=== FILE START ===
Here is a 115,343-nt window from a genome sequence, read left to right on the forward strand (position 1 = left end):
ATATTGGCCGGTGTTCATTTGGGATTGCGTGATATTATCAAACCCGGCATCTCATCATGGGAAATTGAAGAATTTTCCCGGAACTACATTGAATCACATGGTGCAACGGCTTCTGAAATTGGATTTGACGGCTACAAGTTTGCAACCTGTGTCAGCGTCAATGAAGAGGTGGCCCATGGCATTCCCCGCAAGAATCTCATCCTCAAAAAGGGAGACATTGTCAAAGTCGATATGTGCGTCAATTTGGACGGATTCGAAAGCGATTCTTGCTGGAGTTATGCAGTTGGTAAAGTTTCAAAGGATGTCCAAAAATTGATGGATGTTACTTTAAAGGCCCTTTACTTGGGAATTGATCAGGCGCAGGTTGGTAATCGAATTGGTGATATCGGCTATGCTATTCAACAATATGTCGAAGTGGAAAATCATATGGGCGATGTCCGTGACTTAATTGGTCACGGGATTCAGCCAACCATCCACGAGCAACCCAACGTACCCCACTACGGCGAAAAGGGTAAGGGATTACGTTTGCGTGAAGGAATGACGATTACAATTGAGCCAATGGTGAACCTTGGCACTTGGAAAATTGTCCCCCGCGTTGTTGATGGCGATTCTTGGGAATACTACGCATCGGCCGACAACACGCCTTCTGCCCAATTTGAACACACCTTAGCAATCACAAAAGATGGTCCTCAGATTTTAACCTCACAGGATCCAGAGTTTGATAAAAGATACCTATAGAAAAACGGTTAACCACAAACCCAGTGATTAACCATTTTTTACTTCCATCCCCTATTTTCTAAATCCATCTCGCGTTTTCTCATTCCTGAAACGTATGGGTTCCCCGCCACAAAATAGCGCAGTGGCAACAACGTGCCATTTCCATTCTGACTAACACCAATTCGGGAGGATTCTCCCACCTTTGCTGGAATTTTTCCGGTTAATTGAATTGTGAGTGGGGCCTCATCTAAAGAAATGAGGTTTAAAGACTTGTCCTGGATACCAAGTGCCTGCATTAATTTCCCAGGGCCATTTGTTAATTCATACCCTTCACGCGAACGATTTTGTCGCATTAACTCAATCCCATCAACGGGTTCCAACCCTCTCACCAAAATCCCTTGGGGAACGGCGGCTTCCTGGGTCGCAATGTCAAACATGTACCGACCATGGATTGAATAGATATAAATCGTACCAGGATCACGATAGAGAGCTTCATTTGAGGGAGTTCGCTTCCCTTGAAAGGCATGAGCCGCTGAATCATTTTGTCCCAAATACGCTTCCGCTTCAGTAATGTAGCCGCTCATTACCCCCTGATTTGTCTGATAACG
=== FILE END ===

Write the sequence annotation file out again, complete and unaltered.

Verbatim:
Here is a 115,343-nt window from a genome sequence, read left to right on the forward strand (position 1 = left end):
ATATTGGCCGGTGTTCATTTGGGATTGCGTGATATTATCAAACCCGGCATCTCATCATGGGAAATTGAAGAATTTTCCCGGAACTACATTGAATCACATGGTGCAACGGCTTCTGAAATTGGATTTGACGGCTACAAGTTTGCAACCTGTGTCAGCGTCAATGAAGAGGTGGCCCATGGCATTCCCCGCAAGAATCTCATCCTCAAAAAGGGAGACATTGTCAAAGTCGATATGTGCGTCAATTTGGACGGATTCGAAAGCGATTCTTGCTGGAGTTATGCAGTTGGTAAAGTTTCAAAGGATGTCCAAAAATTGATGGATGTTACTTTAAAGGCCCTTTACTTGGGAATTGATCAGGCGCAGGTTGGTAATCGAATTGGTGATATCGGCTATGCTATTCAACAATATGTCGAAGTGGAAAATCATATGGGCGATGTCCGTGACTTAATTGGTCACGGGATTCAGCCAACCATCCACGAGCAACCCAACGTACCCCACTACGGCGAAAAGGGTAAGGGATTACGTTTGCGTGAAGGAATGACGATTACAATTGAGCCAATGGTGAACCTTGGCACTTGGAAAATTGTCCCCCGCGTTGTTGATGGCGATTCTTGGGAATACTACGCATCGGCCGACAACACGCCTTCTGCCCAATTTGAACACACCTTAGCAATCACAAAAGATGGTCCTCAGATTTTAACCTCACAGGATCCAGAGTTTGATAAAAGATACCTATAGAAAAACGGTTAACCACAAACCCAGTGATTAACCATTTTTTACTTCCATCCCCTATTTTCTAAATCCATCTCGCGTTTTCTCATTCCTGAAACGTATGGGTTCCCCGCCACAAAATAGCGCAGTGGCAACAACGTGCCATTTCCATTCTGACTAACACCAATTCGGGAGGATTCTCCCACCTTTGCTGGAATTTTTCCGGTTAATTGAATTGTGAGTGGGGCCTCATCTAAAGAAATGAGGTTTAAAGACTTGTCCTGGATACCAAGTGCCTGCATTAATTTCCCAGGGCCATTTGTTAATTCATACCCTTCACGCGAACGATTTTGTCGCATTAACTCAATCCCATCAACGGGTTCCAACCCTCTCACCAAAATCCCTTGGGGAACGGCGGCTTCCTGGGTCGCAATGTCAAACATGTACCGACCATGGATTGAATAGATATAAATCGTACCAGGATCACGATAGAGAGCTTCATTTGAGGGAGTTCGCTTCCCTTGAAAGGCATGAGCCGCTGAATCATTTTGTCCCAAATACGCTTCCGCTTCAGTAATGTAGCCGCTCATTACCCCCTGATTTGTCTGATAACG